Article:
Do We Need More White Adoptive Mothers Writing About Their Transracially Adopted Children?

No, we do not. I say that as a white adoptive mother who could share some terrific stories about her transracially adopted children, as kids in school, as teenagers, as young adults. I mean really riveting stories, with drama, heartache, humor, intrigue, and more. Their stories are theirs alone, however—not mine to tell, and certainly not if they are minors. My children are in their 30’s now, and I still would not tell a single story without their permission. And I mostly do not have permission.

I believe this is especially important within adoption, where adoptees had no agency for the decisions made for them, where the heft of economic and other societal powers is held by the adoptive parents, and where the birth family has little if any opportunity to be heard in an equitable way.

A while back, I got an email from a white adoptive mom who is writing a book about her children’s struggles and challenges. She asked to talk, I guess to pick my brain about it. She was surprised that I was not encouraging, that I did not think she should share her children’s stories, whether they had given her permission or not. They are minors, and minor children cannot give genuine, meaningful consent. She got a bit flustered as I expounded on why I thought it was a bad idea. She told me I was being hostile, at one point.

Yes, I suppose I was. Politely hostile, if that’s possible.

I asked if she had spoken to her family’s therapist about the book. Yes, she had, and the therapist thought it was a great idea. Memo to file: This is why we need more adoptee-therapists, and adoption-competent therapists. Here is a terrific list of U.S. therapists who are also adoptees. The list was assembled by Dr. Chaitra Wirta-Leiker, a licensed psychologist who is herself an adoptee as well as an adoptive mother.

My hope is, regardless of what therapist one works with, that the therapist would say, “No, do not share your young children’s stories in public at this point, regardless of whether they have ostensibly given their consent, or whether you feel your story will inspire and help others.”

I am not a therapist but I’d also add: “Wait until they are adults, and can ethically decide whether they want their struggles and meltdowns and medications shared forever with strangers on the Internet or in print. This is especially true, white adoptive parent, if your child is transracially adopted. And do not share about their birth parents’ ages, prison time, addictions, other children, or any other information without the explicit permission of the birth parents. When your children are adults, feel free to encourage them to write their own stories, including about your parenting.”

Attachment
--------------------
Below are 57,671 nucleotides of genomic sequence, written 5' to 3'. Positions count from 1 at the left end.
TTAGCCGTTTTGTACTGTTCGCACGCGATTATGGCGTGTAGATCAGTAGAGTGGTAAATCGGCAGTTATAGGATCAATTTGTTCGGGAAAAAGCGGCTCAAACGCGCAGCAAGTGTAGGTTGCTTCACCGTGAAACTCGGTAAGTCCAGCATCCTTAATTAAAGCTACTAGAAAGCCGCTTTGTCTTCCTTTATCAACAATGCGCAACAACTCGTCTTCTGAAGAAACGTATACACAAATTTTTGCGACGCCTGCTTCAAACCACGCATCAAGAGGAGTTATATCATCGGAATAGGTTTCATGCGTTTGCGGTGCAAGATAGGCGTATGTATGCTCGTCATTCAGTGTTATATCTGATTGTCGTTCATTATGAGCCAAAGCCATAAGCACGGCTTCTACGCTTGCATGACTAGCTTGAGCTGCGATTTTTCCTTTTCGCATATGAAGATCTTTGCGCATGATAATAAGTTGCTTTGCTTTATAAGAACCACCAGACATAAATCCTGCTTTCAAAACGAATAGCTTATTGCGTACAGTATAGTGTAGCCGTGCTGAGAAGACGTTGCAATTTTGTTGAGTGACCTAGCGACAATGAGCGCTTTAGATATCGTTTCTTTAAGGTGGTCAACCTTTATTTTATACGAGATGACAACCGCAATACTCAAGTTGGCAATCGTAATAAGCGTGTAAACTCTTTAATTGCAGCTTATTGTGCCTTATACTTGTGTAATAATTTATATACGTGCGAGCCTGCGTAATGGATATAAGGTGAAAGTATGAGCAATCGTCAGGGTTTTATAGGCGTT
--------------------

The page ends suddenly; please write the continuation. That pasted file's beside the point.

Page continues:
And I’d close my remarks by saying that “There are many, many excellent adoptee-written blogs and adoptee-led podcasts and adoptee-authored books. New ones are burgeoning every day, as more adult adoptees find their voices and the empowerment to use them. Give them the respect they deserve for their lived experiences, and absorb what you can from those with professional expertise. Compensate them fairly for their time and their sharing of their stories and insights. Tell other adoptive parents about them. Listen and learn.”

Newport Beach, OR © Maureen McCauley

Fugglers, Golliwogs, and Ugly Adoption Narratives

Update August 5, 2020: Although this was originally published a year ago, it’s gotten quite a lot of views the past several weeks in the UK. Could someone please tell me where it was posted there? Thanks very much.

Fugglers: The (not) funny, ugly sensation with human-like teeth,

an adoption certificate, and a golliwog. They need to be stopped.

A popular plush toy with human-like teeth, marketed as repulsive, is filling up shelves on Target, Amazon, and many other sites. Here’s why we need to protest, and why the Fuggler company needs to revamp the marketing.

It’s not because of the weird human-like teeth, nor because of its general ugliness, which the company revels in. Creepy but whatever.

It’s not because of oversensitive parents. 

It’s because Fuggler uses an insulting, tired, ages-old marketing trope of adoption to promote these toys. 

“Adopt at Your Own Risk!” 

“Look deep into the vacant eyes of all the Fugglers up for adoption. Narrow it down to the one who repulses you the least. Or the most—we don’t know your life.”

“Take a hot sec to consider why you’re sabotaging your own happiness.”

Yep. That’s actually what they are saying. And in the final step of the Fuggler Adoption Process, “Remove your Fuggler from its box with great caution. Immediately regret your decision.”

Pretty funny, right? No. Not today, in a world where adult adoptees continue to be marginalized and their voices suppressed. Not in a world where actual human adoptees are re-homed liked animals. Not in a world where adoption, which can be full of love and joy, is also full of trauma and grief. Making fun of adoption should never be considered a terrific marketing ploy.

Stop.